The history begins with the memorized poem in a “service” role, its mnemonic properties an aid to reading and learning the scriptures. It was a self-sustaining tradition, young teachers basing their work on what they themselves had been taught. Reciting poetry provided evidence of completing a programme of study, and of “scholarly prowess”. There was of course “due attention to pronunciation, accent and emphasis” (p49), but beyond this concern with elocution there was also a belief in “the gifts the individual will gain from the elevated texture and content of poetic language” (p71); the memorized poem was considered “to impart a tone to one’s spiritual system for life, rich and pure enough to outsing all baser and cruder songs” (p70). We would not use such phrases today, though some of the sentiment undoubtedly remains.

The evolution of the tradition makes fascinating reading, and the “demise” is well explained. Whatever “emotional sustenance” was (and still is) acknowledged, the rejection of something that smacked so much of “enforced drill” was inevitable, especially when newer concepts of child development  – and literature – began to take hold. As Robson puts it: “In essence, the change drew upon a seemingly paradoxical combination of ideas about freedom and rigor. On the liberatory front, poetry came to bear an increasingly important association with creativity, individuality, and self-expression, and the child’s necessary access thereto ... On the other, rigorous side of things, moves towards discussion and analysis within the literature lesson served to make the conflicted relation between recitation and comprehension appear ever more awkward.” She stresses the impact of the new watchword, “relevance”: “if the contents of a stretch of text did not connect in obvious ways to a child’s immediate experiences in the world, then it was deemed in many quarters to have no place in popular elementary schooling.” (p84)

Today, despite (or because of) current government proposals, we continue to resist things being learnt by rote, rather than discussed. We may well raise a smile at the idea of “verses with long pedagogical service records”, but what are we to make of the enduring popularity of poems embraced by the public without enforcement? In her “Afterword”, Robson discusses “Invictus” and “If–”, “two hugely popular poems that have gained their place in the popular imagination without schoolroom support.” She explores ideas of communal identity, patriotism, and pride in one’s literary heritage. “Invictus”, through its “meshing of the literal and metaphorical”, “offers reciters an open opportunity to understand its expression not as the contingent utterances of somebody else in a particular historical moment or geographical site, but rather as entirely personal to themselves in their own time of trial.” “If–”, voted here as the nation’s favourite poem, makes a similar connection. It might not be a poem favoured in academia, but perhaps this discrepancy deserves further examination.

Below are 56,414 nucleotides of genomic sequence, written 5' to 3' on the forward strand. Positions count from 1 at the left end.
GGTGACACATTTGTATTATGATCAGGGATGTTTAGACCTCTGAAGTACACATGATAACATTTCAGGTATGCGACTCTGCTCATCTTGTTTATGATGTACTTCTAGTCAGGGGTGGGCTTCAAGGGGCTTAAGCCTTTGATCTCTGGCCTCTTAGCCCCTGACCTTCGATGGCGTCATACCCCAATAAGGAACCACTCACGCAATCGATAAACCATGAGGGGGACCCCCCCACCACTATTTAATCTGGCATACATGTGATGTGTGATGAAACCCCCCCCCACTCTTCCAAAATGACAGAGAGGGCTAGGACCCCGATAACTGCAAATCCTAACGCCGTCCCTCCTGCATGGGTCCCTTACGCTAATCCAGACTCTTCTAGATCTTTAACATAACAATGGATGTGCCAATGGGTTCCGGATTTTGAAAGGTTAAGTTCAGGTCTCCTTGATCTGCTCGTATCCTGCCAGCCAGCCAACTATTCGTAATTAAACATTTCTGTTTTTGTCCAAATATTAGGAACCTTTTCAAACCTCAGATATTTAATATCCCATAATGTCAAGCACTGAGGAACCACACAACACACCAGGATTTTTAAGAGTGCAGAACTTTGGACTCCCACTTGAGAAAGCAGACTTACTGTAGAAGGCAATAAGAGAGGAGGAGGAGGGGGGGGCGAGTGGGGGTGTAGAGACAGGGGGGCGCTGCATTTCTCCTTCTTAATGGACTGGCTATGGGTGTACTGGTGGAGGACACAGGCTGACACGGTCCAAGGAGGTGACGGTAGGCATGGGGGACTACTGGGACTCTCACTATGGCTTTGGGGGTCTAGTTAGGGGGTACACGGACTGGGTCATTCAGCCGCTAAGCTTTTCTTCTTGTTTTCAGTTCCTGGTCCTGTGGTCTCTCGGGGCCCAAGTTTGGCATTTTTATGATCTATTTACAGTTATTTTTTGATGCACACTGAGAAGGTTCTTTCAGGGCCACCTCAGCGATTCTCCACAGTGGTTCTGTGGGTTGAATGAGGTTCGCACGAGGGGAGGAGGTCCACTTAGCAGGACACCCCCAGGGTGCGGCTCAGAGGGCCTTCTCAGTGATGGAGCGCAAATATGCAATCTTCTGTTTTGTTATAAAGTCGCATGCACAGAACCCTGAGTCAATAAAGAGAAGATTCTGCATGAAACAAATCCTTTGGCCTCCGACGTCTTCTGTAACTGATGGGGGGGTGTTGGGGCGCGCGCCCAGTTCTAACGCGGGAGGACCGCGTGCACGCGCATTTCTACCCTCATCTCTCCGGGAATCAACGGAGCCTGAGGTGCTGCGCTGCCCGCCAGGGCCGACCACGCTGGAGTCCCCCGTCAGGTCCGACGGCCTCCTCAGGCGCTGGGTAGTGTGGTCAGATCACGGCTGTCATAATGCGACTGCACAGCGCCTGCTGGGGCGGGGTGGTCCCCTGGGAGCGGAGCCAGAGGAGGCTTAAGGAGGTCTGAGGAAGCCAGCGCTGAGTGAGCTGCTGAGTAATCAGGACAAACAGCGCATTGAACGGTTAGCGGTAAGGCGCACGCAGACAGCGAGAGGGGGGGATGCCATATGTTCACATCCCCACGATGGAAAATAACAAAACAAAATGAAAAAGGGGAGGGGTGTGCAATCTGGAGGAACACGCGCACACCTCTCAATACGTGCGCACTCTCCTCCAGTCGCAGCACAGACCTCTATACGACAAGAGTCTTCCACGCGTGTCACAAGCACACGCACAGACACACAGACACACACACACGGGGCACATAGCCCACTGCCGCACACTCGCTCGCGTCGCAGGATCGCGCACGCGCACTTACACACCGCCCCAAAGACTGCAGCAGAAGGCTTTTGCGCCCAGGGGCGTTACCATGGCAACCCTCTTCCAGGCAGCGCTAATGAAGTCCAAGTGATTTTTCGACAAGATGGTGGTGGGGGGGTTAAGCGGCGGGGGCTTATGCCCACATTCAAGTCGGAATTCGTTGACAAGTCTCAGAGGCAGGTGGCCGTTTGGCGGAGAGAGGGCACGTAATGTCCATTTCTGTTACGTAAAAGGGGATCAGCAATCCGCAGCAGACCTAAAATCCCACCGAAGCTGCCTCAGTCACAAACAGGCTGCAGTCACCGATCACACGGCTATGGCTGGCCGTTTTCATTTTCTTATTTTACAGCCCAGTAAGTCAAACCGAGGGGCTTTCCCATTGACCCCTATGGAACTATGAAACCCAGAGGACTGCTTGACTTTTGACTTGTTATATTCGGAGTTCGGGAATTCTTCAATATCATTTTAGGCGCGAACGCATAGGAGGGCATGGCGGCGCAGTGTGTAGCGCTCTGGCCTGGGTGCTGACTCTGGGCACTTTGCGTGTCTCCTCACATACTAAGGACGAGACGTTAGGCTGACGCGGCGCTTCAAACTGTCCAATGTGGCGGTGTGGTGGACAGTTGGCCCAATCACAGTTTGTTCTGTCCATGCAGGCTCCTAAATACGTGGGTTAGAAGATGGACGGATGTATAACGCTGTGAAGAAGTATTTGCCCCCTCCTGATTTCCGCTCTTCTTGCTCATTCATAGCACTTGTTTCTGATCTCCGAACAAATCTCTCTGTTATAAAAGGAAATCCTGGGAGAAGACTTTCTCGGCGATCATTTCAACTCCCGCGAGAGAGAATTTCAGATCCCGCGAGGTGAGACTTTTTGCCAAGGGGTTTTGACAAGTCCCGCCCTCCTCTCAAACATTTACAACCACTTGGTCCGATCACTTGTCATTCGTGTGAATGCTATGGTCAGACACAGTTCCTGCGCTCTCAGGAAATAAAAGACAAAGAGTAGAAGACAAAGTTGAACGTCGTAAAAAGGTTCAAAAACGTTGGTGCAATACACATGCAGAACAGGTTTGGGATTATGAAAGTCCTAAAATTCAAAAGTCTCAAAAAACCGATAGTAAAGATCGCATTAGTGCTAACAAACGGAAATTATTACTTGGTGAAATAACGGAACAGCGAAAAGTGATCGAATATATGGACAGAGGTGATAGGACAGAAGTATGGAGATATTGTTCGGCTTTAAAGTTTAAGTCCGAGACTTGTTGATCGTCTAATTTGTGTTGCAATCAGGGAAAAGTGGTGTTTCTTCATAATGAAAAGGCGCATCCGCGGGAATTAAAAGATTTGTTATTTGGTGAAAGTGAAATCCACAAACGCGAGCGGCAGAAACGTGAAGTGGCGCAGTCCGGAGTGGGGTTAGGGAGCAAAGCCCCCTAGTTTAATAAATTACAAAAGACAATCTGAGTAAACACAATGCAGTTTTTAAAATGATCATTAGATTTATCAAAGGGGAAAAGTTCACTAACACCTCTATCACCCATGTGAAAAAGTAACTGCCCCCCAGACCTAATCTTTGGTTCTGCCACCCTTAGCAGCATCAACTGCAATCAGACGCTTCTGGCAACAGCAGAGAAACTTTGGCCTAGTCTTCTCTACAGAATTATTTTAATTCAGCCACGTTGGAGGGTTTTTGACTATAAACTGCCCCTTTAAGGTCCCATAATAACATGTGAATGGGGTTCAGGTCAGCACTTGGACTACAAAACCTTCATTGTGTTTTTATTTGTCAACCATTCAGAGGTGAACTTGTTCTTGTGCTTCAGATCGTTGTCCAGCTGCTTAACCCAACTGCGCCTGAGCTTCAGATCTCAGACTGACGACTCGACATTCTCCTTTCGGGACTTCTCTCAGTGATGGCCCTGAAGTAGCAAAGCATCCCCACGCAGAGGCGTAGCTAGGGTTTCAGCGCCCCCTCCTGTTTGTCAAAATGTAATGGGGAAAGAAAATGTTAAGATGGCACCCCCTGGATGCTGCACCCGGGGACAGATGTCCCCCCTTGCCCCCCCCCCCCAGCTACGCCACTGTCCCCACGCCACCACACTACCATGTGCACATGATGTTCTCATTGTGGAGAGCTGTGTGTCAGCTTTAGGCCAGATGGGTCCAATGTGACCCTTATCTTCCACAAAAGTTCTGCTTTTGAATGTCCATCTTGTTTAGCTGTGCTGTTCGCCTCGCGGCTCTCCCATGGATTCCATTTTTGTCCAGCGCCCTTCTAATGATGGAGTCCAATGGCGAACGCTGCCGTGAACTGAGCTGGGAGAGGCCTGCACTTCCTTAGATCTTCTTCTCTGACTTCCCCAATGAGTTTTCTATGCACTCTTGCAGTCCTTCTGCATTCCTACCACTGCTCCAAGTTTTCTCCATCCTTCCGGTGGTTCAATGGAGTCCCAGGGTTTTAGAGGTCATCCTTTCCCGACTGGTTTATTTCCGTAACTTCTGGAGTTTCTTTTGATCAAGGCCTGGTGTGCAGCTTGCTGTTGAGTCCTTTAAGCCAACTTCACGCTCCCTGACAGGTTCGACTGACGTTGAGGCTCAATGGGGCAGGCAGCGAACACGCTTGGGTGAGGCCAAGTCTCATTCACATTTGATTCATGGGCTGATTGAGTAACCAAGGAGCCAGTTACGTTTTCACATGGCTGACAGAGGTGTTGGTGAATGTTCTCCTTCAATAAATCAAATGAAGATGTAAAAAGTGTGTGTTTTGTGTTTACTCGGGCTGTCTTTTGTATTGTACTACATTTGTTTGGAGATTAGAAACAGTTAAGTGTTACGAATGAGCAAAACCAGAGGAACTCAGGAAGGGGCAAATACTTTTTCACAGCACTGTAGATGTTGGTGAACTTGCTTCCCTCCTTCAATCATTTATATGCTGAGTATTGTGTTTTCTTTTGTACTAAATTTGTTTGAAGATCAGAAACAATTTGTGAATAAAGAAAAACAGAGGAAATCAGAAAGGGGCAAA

In the heyday of the memorized poem, the emphasis was on joy in “beauty”. More recently, pupils are likely to have been presented with an altogether different, more savage aesthetic, the war poetry, say, of Wilfred Owen. The danger, of course, is in any literary diet too limited or prescribed. Pupils are quick to resent a command to learn a poem selected by anyone else; faced with a fabulous choice, however, their reaction may well be more positive. New “relevant” poetry may have no “default connection to the practice of recitation”, but it is capable of introducing pupils to an emotional depth and range beyond their own horizons, a depth that is perhaps most keenly felt if its essential memorability is addressed.

Heart Beats is a richly rewarding investigation that may well change a lot of minds about the value of learning poetry by heart. The virtue of reciting it is perhaps a separate issue.

Paul Munden    
(Writing in Education No. 60)

Additional Information:
Sun 1 Jan 2012
Princeton University Press
Issue Number:
ISBN: 9780691119366